Food Safety Focus (79th Issue, February 2013) – Incident in Focus
Review of Food Incidents in 2012
Reported by Dr. Yu-chi LI, Medical & Health Officer,
Risk Management Section,
Centre for Food Safety
Food incidents refer to events which have potential food safety implications. As the majority of food supply in Hong Kong is imported, apart from monitoring local food incidents, the Centre for Food Safety (CFS) also conducts daily surveillance of food incidents reported by overseas authorities and the mass media.
Food Incidents in 2012
In 2012, a total of 1,008 food incidents were identified by the CFS. The figure was slightly higher as compared to 915 cases in 2011. As in past years, non-local incidents constituted the majority (98.3%) of all cases. Taiwan (45%), North America (27%), Mainland China (9%), Europe (8%) and Australia/ New Zealand (5%) reported the most cases. A 60% increase in cases reported by Taiwan had mostly accounted for the overall rise in incidents identified in 2012. No major food incident was identified in Taiwan.
Incidents involving vegetables, cereal, fruits and their products had the greatest increase, followed by those concerning aquatic products (Figure 1). Chemical and microbiological hazards accounted for most of the incidents as in previous years. Compared with the average percentage of 2007-2011, however, the percentage of chemical hazard related cases rose significantly in 2012 from 45.4% to 51% (Figure 2).
Actions Taken by the CFS
The CFS assesses the public health significance of each incident and takes appropriate actions, which might include contacting relevant authorities, issuing rapid trade alert, conducting sales check, and taking food samples for testing, making public announcement and initiating recall or issuing prohibition order. In 2012, the CFS issued 380 trade alerts, 14 press releases and 19 food alerts related to these incidents. In addition, the CFS has been posting incidents assessed to have limited local impact through the "Food Incident Post" on its website since September 2012 to alert individuals who might be in possession of related food products through e-trade, travel, or other personal reasons. A total of 139 incidents were posted in 2012.
Important Food Incidents
Three of the detected food incidents that raised greater concerns in 2012 are highlighted below.
1. Canadian beef product contaminated with E. coli O157:H7
In September 2012, the CFS learned from the Canadian Food Inspection Agency's website that beef products from an establishment in Canada were contaminated with E. coli O157:H7 and 18 human cases were reported. Some consignments of the affected beef products had been exported to Hong Kong. The CFS immediately conducted investigation and took necessary actions including suspension of import of beef products from the establishment concerned, alerting the trade, tracing distribution and initiating recall of the beef products. A press release was issued to inform the public.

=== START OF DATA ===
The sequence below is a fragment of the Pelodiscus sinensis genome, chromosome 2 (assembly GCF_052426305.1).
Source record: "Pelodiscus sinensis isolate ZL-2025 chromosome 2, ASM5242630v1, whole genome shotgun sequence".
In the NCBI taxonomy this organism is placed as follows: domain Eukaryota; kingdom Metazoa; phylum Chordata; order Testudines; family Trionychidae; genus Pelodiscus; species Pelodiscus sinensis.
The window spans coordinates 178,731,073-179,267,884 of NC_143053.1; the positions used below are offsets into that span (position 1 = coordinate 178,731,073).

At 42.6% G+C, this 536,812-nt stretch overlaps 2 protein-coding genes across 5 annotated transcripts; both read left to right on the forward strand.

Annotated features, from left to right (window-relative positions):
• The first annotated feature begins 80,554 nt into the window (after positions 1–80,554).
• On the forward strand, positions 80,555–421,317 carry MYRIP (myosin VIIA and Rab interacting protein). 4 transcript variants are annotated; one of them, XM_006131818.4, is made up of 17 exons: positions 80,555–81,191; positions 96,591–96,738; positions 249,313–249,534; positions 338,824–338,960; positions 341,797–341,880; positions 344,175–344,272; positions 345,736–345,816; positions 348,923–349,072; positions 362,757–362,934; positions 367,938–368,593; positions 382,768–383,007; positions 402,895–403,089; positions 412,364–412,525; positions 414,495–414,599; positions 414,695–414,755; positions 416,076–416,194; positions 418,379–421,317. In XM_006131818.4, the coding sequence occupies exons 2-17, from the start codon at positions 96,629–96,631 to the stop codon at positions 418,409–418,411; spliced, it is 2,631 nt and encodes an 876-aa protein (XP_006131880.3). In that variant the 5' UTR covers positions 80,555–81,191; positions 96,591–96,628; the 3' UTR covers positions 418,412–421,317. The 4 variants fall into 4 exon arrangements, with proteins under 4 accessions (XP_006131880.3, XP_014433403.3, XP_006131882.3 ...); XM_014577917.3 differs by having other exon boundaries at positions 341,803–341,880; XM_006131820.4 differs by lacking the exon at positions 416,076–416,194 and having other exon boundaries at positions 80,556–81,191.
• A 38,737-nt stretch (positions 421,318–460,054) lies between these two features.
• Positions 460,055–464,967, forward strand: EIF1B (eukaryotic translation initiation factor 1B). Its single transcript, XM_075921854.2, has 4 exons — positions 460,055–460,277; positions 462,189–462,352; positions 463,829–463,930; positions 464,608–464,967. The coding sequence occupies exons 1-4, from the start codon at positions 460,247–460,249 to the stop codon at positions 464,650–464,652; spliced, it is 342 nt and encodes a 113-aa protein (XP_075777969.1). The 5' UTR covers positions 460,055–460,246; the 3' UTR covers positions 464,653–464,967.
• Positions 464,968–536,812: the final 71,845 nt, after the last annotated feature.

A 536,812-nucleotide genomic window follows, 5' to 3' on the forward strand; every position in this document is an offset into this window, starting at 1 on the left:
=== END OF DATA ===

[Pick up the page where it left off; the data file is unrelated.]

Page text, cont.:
The import suspension was lifted on 18 December 2012 upon receiving Canadian authority's assessment report concluding that the risk of contamination has been effectively controlled at the establishment. There has not been any related local human infection case.
2. Peanut butter from the United States (US) contaminated with Salmonella
In September 2012, the CFS noted a multistate outbreak of Salmonella in the US with 42 people affected. One peanut butter manufacturer was suspected to be the source. Various peanut butter products and secondary products were recalled.
Investigation by the CFS found that an importer in Hong Kong had imported two of the products and recall was initiated. The importer voluntarily surrendered all remaining stocks for disposal. Sales check by the CFS at retail level did not find any affected products. The CFS alerted the trade to stop selling the products concerned and a press release was issued to advise the public not to consume them. There has not been any related local outbreak.
3. Substandard cooking oil
In mid-December 2012, a newspaper alleged that a suspected unlicensed food processing establishment supplied substandard cooking oil with high level of benzo[a]pyrene (B[a]P) to restaurants. The CFS immediately conducted investigation and took cooking oil samples from different premises for testing. Three oil samples of the same brand from a supplier were found to contain B[a]P at levels exceeding the Mainland limit of 10 μg/kg.
In consultation with the Expert Committee on Food Safety, the CFS has set an action level of 10 μg/kg for B[a]P in cooking oil for necessary enforcement actions. A targeted surveillance project on cooking oil was conducted and test results of B[a]P in 102 samples taken from various levels of the supply chain were all satisfactory. More information about the incident can be found at the "Benzo[a]pyrene in Cooking Oil" webpage.
Early intervention of food incidents is vital in controlling and aborting the potential risks associated with food hazards. The effective food incident surveillance and response system put in place has enabled the CFS to detect and manage food incidents in a timely manner.